In 2009, Detroit singer-songwriter Uncle Kracker landed his biggest hit in years with “Smile,” a feel-good single that went multi-platinum while storming the pop and country charts.
It was also a breakthrough work for songwriter JT Harding, raised in Grosse Pointe and now based in Nashville. His songwriting collaboration with Kracker became one of a slew of hits Harding went on to write for other artists, including Blake Shelton, Keith Urban and Kenny Chesney.
Harding recounts the origins of “Smile” in his colorful new memoir, “Party like a rockstar”, available Tuesday from twelve books. The passage from Harding’s book is excerpted here.
“What about a song called ‘Smile’?”
Funny how those simple words Uncle Kracker said to me one afternoon turned into my biggest hit song so far. After a weekend of sipping Crown Royal and orange Faygo at his northern Michigan cottage, we sat around a knee-high table filled with empty soda cans, and caught lightning in a bottle. .
There was easily four feet of snow outside. No exaggeration. After driving from Detroit, Kracker’s Cadillac got stuck in the driveway. As I ran from the car to the warmth of his cabin, one of my boots came off in the snow. I don’t even remember if I ever got it back.
We wrote by day and haunted the log cabin-style Long Lake Bar by night for chicken wings and beer and to brainstorm song ideas. Uncle Kracker is so popular in Michigan that the bar literally had menu items named after him. The other songs we wrote were okay, but the last one, the last day, was “Smile,” and I knew that was a hit.
Emptying a black ashtray filled with cigarette butts resembling a Goodyear tire, Kracker said, “I would love to write a song that my daughters think is cool that my mom can dance to too.” Oh that’s all? A song that’s easily embraced by three generations of music fans – no problem. Maybe we should join NASA and go to the moon while we’re there.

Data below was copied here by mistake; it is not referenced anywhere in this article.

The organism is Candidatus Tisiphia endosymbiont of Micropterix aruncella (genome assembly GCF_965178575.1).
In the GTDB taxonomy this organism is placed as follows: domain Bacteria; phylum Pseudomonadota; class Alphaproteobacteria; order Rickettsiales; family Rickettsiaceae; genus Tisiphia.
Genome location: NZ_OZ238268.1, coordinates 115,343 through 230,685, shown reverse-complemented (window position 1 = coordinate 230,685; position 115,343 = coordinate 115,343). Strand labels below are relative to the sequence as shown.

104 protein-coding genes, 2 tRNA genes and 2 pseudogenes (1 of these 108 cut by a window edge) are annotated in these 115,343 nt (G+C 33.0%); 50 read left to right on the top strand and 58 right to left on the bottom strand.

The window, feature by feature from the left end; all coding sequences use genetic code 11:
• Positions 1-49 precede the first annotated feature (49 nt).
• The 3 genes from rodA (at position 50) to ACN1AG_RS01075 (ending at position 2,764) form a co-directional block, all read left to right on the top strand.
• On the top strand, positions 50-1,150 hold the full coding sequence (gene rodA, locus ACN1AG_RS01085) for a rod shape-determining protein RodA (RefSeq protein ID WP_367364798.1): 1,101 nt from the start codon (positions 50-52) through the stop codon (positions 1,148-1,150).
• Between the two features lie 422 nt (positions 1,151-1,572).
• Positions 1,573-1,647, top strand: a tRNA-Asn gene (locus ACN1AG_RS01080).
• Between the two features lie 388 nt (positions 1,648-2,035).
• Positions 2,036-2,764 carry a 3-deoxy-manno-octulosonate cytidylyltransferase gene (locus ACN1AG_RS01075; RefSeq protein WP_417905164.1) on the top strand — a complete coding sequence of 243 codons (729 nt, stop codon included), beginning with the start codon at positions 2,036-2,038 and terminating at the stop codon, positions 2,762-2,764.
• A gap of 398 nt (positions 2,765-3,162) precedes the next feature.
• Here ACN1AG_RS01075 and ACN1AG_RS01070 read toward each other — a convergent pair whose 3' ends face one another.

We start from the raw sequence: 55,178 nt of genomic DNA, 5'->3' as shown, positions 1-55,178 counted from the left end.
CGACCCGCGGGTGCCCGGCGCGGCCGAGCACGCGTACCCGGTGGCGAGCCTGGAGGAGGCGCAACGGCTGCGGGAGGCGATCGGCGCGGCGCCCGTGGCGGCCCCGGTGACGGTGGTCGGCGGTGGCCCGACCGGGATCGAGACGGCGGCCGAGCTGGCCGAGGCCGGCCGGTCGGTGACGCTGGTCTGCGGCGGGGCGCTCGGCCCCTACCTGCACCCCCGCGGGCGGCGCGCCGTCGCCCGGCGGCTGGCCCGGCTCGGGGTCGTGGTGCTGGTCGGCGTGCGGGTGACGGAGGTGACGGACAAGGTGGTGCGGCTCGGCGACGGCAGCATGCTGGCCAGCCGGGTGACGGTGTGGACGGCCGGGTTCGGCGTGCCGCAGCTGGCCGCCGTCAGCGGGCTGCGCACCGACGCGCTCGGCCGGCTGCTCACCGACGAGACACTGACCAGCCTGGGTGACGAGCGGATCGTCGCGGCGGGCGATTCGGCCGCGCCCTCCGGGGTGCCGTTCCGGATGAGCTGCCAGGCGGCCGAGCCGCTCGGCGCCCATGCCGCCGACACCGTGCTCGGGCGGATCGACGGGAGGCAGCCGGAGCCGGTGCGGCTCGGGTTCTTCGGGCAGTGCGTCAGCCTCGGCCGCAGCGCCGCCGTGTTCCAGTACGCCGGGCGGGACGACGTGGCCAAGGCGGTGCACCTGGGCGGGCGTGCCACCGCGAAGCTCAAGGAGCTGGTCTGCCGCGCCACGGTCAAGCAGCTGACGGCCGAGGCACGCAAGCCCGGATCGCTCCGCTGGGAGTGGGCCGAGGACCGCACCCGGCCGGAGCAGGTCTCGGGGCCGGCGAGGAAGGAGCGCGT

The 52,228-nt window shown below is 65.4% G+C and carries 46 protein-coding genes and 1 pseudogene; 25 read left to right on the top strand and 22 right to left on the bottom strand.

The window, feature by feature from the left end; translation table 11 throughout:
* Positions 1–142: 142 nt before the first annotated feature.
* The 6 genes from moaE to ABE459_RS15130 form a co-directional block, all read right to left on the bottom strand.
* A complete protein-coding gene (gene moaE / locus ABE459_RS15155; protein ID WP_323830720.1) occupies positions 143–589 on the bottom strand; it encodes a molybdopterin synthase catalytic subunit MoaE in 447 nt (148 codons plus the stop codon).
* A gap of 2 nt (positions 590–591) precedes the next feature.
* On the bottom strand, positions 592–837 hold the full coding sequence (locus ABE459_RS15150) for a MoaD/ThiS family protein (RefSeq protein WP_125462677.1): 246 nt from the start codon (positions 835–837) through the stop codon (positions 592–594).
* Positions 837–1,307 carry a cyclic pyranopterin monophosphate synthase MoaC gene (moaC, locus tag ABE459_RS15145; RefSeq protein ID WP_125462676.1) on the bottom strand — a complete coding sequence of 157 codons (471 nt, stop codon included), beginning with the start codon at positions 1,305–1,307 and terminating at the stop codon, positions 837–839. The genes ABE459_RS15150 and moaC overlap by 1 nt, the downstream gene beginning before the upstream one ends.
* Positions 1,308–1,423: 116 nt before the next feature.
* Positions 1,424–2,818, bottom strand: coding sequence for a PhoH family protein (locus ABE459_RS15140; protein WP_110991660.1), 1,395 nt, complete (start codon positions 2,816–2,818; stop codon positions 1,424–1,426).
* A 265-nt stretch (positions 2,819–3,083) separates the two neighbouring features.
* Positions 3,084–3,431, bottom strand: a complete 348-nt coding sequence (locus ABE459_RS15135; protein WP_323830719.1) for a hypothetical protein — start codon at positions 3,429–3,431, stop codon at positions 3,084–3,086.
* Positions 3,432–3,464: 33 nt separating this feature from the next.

It seemed mission impossible, but we succeeded.
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Another writer, Blair Daly, was with us and he had composed a ten-second piano loop. We started writing lyrics and melodies over it. Kracker came up with “Cooler than the back of my pillow”. It was a saying I had never heard before – I love these lyrics when you immediately know what they mean even if they are new to you.
“Buzz like a bee” was my line, and I had to fight for it. The guys thought it was too light, but I knew it would be perfect on the radio. He had an innocence.
The sun was setting through the large picture window overlooking the snowdrifts on the lake as we recorded the demo in the mobile studio we had brought. Kracker continued to sing “Crazy on a Friday night”. I corrected him: “That’s crazy on a Sunday night. You’re crazy about that person in the song. You act crazy, you go crazy on a Sunday night. Anyone can go crazy on a Friday night.